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An excerpt from www.HouseOfNames.com archives copyright © 2000 - 2015
Where did the English Boyden family come from? What is the English Boyden family crest and coat of arms? When did the Boyden family first arrive in the United States? Where did the various branches of the family go? What is the Boyden family history?Of all the Anglo-Saxon names to come from Britain, Boyden is one of the most ancient. The name is a result of the original family having lived in the village of Bodden, Staffordshire, where traces of the family dating from before the Norman Conquest have been found.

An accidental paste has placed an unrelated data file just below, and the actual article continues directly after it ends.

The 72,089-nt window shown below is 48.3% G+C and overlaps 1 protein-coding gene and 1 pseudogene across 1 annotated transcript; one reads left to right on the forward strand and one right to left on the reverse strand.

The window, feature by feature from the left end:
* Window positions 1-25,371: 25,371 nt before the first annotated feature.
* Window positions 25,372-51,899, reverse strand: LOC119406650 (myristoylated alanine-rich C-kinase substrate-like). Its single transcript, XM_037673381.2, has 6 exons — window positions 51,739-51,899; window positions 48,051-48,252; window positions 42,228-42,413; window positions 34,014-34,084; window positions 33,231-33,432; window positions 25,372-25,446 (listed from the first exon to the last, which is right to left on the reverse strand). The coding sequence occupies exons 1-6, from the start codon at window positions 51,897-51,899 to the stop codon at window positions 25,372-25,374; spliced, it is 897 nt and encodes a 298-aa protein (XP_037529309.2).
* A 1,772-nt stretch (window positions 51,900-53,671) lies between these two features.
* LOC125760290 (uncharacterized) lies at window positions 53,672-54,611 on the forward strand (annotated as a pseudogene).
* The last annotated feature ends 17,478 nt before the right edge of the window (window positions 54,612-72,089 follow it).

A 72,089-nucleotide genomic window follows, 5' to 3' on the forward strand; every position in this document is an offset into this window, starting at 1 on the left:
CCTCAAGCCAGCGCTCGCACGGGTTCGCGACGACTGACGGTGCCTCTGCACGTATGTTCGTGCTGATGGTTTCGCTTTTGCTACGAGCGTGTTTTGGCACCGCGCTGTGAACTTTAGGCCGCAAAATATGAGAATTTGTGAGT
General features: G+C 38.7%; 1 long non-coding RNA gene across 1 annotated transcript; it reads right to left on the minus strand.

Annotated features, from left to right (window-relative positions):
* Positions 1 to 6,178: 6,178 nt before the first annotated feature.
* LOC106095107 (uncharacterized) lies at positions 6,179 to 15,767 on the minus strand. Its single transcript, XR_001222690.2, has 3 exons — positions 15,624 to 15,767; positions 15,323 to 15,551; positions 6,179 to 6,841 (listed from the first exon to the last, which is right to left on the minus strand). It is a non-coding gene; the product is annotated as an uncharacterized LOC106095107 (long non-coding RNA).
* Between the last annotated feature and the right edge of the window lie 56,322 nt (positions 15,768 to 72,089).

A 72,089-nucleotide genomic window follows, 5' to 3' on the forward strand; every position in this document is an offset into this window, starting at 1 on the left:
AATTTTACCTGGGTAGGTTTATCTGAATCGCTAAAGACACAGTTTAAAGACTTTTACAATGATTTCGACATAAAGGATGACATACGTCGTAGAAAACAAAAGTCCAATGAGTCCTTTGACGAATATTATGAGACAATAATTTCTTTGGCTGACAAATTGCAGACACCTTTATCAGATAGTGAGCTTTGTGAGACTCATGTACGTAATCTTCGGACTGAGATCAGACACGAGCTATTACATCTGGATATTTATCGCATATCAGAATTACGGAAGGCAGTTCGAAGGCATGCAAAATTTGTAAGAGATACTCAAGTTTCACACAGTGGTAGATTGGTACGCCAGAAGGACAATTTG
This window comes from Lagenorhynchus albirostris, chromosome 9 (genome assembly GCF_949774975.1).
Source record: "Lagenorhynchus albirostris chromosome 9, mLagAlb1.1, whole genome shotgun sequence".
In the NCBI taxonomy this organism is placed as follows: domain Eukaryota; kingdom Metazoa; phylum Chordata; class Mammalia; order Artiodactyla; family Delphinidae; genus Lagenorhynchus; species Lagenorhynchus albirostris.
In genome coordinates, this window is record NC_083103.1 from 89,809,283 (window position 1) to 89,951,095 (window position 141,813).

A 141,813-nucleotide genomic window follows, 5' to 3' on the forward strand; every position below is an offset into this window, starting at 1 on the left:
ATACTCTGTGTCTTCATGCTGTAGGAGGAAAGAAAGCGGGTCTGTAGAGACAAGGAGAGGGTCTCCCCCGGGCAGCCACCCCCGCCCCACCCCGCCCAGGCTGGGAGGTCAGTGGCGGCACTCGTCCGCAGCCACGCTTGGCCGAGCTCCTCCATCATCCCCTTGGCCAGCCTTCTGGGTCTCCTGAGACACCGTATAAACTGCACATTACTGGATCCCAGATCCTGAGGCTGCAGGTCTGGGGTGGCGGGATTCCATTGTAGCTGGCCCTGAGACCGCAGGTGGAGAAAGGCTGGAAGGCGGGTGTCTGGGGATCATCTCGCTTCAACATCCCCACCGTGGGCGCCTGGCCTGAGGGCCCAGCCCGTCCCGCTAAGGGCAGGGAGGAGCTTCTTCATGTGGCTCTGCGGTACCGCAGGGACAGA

The first dictionaries that appeared in the last few hundred years did much to standardize the English language. Before that time, spelling variations in names were a common occurrence. The language was changing, incorporating pieces of other languages, and the spelling of names changed with it. Boyden has been spelled many different ways, including Boden, Boyden, Bodin, Bodinus, Boydinus, Boidin and many more.
First found in Staffordshire, where evidence suggests they held a family seat before the Norman Conquest of 1066.
This web page shows only a small excerpt of our Boyden research. Another 420 words (30 lines of text) covering the years 1066, 1156, 1200, 1208, 1401, 1500, 1565, and 1797 are included under the topic Early Boyden History in all our PDF Extended History products.
More information is included under the topic Early Boyden Notables in all our PDF Extended History products.